January 21, 2024

January 22: Merging State and Religion

THE consecration of the Ram temple at Ayodhya on January 22 will symbolise the merger of State and religion under the rubric of Hindutva.  Central to the `Pran Pratishtha’ of the idol of Lord Ram will be the role of prime minister Narendra Modi, underlining the fact that this is a State-sponsored event. 

The Ayodhya ceremony is to proclaim Hindutva as the State ideology.  Both in the run-up to the consecration and the mobilisation of pilgrims to Ayodhya, there is the intertwining of the efforts of the State and the Sangh  parivar.

The timing of the Ayodhya event has obviously been decided with a view to make the maximum gains for the BJP in the forthcoming Lok Sabha elections which are due in April/May.  From the nationwide observance in homes and temples on January 22, the plan is to bring pilgrims and supporters from every state and parliamentary constituency to visit Ayodhya, a process which will go on till the end of March. 

But there is a deeper purpose to the entire project of the Ram temple and the reconstruction of Ayodhya town. It is to symbolise the convergence of Hindutva and State power.  The identification of Narendra Modi as prime minister and the progenitor of Ram Rajya is complete with his leading role in the consecration of the Ram temple.  He is the chosen one of god and the people.  Modi has himself stated, “God has made me an instrument to represent all the people of India during the consecration”. This is the divine right to rule, Hindutva style. 

The Ram temple, nation and State have all been morphed together.  A constant theme harped on by prime minister Modi is that the temple is a symbol of national unity and national sentiment. This is an assertion of Hindutva nationalism.

The CPI(M) was the first national political party to decline the invitation extended to its general secretary to attend the January 22 ceremony at Ayodhya.  The Polit Bureau of the CPI(M) had stated that: “It is most unfortunate that the BJP and RSS have converted a religious ceremony into a State sponsored event directly involving the prime minister, the UP chief minister and other government functionaries. A fundamental principle of governance in India as reiterated by the Supreme Court is that the State in India, under the constitution should have no religious affiliation. This is being violated by the ruling regime in the organisation of the event.”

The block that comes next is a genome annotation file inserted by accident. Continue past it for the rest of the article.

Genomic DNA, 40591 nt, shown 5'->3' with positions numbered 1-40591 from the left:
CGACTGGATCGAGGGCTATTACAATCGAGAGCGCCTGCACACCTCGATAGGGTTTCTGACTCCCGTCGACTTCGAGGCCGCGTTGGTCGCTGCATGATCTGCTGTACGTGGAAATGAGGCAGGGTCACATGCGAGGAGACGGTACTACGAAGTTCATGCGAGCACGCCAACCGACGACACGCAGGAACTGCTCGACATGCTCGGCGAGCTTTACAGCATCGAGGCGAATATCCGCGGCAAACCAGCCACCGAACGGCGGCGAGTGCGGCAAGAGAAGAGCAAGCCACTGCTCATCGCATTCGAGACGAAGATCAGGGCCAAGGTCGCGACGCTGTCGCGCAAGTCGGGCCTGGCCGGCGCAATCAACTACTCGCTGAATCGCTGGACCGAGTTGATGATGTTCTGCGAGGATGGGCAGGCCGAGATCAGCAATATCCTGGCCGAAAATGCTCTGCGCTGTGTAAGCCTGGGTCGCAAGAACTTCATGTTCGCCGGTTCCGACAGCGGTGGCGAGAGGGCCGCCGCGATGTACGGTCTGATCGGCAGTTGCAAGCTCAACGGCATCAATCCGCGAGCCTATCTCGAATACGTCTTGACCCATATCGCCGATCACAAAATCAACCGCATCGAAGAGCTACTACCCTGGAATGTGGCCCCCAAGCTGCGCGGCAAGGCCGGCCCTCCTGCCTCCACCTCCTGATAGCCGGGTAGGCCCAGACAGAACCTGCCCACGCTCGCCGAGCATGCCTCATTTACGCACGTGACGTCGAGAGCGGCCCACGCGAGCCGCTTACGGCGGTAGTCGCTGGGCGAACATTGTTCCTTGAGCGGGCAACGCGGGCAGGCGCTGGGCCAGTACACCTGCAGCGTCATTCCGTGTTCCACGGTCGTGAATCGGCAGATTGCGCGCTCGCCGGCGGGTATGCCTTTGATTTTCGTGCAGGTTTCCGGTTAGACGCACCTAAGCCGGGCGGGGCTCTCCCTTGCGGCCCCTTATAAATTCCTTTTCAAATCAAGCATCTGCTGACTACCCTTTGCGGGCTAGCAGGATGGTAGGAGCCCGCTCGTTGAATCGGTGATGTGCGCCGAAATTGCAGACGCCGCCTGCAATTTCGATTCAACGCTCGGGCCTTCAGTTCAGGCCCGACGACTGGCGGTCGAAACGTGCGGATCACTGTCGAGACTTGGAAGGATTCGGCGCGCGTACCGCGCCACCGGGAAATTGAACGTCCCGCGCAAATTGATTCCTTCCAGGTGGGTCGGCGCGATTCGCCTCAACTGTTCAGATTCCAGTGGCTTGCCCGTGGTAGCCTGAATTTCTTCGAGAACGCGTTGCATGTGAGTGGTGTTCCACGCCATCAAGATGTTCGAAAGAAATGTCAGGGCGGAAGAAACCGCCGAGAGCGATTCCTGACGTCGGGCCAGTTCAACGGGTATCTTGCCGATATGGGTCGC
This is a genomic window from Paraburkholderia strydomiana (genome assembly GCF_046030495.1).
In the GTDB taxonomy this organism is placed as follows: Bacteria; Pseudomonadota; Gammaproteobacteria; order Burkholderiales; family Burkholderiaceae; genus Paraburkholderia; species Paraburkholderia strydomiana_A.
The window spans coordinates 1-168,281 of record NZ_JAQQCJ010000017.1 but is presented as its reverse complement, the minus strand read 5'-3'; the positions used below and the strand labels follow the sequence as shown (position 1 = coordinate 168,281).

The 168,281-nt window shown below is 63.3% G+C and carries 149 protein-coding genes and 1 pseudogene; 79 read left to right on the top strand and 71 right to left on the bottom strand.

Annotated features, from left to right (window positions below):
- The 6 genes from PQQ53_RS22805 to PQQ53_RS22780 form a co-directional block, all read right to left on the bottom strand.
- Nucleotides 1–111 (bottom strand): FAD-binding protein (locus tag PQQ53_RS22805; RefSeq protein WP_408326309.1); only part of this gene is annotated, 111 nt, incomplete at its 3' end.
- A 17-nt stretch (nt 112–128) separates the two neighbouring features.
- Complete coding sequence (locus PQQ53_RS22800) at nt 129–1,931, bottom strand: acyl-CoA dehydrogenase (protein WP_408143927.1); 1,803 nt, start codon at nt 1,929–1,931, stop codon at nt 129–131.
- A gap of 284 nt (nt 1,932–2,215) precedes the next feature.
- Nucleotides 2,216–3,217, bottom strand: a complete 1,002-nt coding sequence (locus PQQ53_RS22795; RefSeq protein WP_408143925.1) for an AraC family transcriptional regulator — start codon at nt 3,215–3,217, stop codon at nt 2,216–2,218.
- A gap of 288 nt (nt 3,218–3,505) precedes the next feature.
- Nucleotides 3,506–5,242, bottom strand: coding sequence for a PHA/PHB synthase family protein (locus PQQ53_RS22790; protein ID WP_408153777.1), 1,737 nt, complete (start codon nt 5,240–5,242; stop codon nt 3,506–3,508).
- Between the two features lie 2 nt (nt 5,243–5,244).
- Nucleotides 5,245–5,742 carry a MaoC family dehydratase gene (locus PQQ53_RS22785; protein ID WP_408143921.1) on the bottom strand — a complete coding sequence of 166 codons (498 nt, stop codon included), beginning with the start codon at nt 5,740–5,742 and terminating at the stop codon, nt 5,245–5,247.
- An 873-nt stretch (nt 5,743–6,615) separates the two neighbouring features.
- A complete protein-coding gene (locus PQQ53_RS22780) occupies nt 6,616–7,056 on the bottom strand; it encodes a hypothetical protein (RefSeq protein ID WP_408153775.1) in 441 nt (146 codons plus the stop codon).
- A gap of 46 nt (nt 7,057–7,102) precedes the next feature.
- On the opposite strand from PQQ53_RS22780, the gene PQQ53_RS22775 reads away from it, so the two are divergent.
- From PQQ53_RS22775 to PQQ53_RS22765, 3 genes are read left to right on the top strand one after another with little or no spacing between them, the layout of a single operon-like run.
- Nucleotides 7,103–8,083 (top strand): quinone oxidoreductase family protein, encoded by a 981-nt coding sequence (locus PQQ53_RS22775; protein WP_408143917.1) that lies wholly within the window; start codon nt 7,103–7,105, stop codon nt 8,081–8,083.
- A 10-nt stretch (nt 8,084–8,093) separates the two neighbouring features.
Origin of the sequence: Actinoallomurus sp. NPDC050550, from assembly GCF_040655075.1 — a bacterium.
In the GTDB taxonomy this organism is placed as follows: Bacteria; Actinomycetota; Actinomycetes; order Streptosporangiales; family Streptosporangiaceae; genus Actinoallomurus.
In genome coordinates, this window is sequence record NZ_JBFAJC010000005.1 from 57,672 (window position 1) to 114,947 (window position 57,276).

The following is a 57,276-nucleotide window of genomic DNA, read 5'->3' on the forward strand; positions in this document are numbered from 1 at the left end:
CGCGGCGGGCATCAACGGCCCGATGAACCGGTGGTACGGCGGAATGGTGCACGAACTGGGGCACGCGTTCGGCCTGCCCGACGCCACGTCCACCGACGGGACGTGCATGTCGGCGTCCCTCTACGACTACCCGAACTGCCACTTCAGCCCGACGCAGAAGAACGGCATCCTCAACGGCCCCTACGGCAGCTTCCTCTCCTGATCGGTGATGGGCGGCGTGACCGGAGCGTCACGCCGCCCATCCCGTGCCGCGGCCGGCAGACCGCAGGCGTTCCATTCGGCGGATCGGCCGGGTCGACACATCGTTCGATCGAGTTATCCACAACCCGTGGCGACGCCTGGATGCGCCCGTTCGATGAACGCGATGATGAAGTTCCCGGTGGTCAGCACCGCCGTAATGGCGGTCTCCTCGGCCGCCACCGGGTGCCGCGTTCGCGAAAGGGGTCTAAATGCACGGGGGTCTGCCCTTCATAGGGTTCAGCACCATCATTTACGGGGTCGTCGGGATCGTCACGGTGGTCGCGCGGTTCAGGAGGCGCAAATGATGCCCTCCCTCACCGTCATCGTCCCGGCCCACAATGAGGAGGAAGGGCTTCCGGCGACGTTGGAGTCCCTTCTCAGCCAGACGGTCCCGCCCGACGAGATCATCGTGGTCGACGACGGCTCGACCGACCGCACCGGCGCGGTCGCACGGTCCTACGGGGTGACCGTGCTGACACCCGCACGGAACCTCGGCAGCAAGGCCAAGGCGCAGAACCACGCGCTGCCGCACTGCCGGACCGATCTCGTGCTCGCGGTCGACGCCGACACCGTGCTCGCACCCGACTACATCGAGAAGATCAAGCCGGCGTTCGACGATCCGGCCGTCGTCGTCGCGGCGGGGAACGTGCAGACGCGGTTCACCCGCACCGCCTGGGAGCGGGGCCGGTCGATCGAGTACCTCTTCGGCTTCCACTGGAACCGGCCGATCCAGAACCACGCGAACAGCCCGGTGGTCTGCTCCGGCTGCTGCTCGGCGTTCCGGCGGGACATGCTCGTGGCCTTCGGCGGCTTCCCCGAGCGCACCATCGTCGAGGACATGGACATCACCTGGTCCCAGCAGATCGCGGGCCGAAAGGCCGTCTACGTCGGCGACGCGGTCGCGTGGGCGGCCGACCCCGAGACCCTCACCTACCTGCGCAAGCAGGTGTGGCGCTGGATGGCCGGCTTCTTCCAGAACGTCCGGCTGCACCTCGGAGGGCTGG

This clear stand of the CPI(M) had an impact on the attitude of the entire secular opposition to the event.  Consequently, no leader of any of the major secular opposition parties is attending the event.  The running theme in declining the invitation by these parties is that it has been made into a political event. 

The effort of the BJP-RSS and their faithful servitors in the corporate media to brand the opposition parties as anti-Hindu has not found much purchase among the people.  For one, people can see how the BJP, as the ruling party, is blatantly seeking to milk the devotees’ faith for petty political gains. But the main reason why the charge of `anti-Hindu’ will not stick is because the four Shankaracharyas of the main Hindu Peeths –  Puri Govardhana Peeth, Jyotir Math, Dwarka Sharda Peeth and Sringeri Sharda Peeth – have made known their intention not to participate in the ceremony at Ayodhya on January 22. 

The Shankaracharyas of Puri and Jyotir Math have made public statements expressing their disapproval of the way the consecration is being undertaken either by ignoring the Shastras or because the construction of the temple is incomplete.  The Puri Shankaracharya was more explicit in questioning the role of the prime minister in a religious ceremony. 

There can be a deeper underlying reason for the reservations expressed by the Shankaracharyas.  The RSS and its various outfits like the Vishva Hindu Parishad have been working to re-mould Hinduism into a centralised religious order, what Romila Thapar termed as “syndicated Hinduism”. This goes against the very nature of Hinduism which is a vast ocean of diverse beliefs, practices and deities.  The political project of Hindutva is antithetical to this multi-plural Hinduism.

The edifice of the new Hindutva State is being constructed with the full backing and collaboration of big business in India. The corporate sector is being represented at Ayodhya by a vertible who’s who of big business, starting from Gautam Adani and Mukesh Ambani. 

There are some well-meaning secular personalities who feel that acquiescing in the State-sponsored Ram temple event would bring about a closure to the protracted and divisive conflict emanating from the Babri Masjid-Ram Janmabhoomi dispute.  They are mistaken.  Already the Hindutva outfits have begun the legal battle to open up the disputes in Kashi and Mathura.  With a degree of judicial connivance, the matter which was conclusively closed by the Places of Worship Act, 1991 has now been re-opened with the same ruse of archaeological surveys to establish what existed before, under the mosques in Varanasi and Mathura. 

There is still an insufficient realisation of the long game being played by the RSS and the Hindutva forces, which is to eventually convert the Indian republic into a Hindutva republic.  That is why the ongoing project of merging religion and State for political purposes must be opposed and met with a firm and principled defence of secularism. 

(January 17, 2023)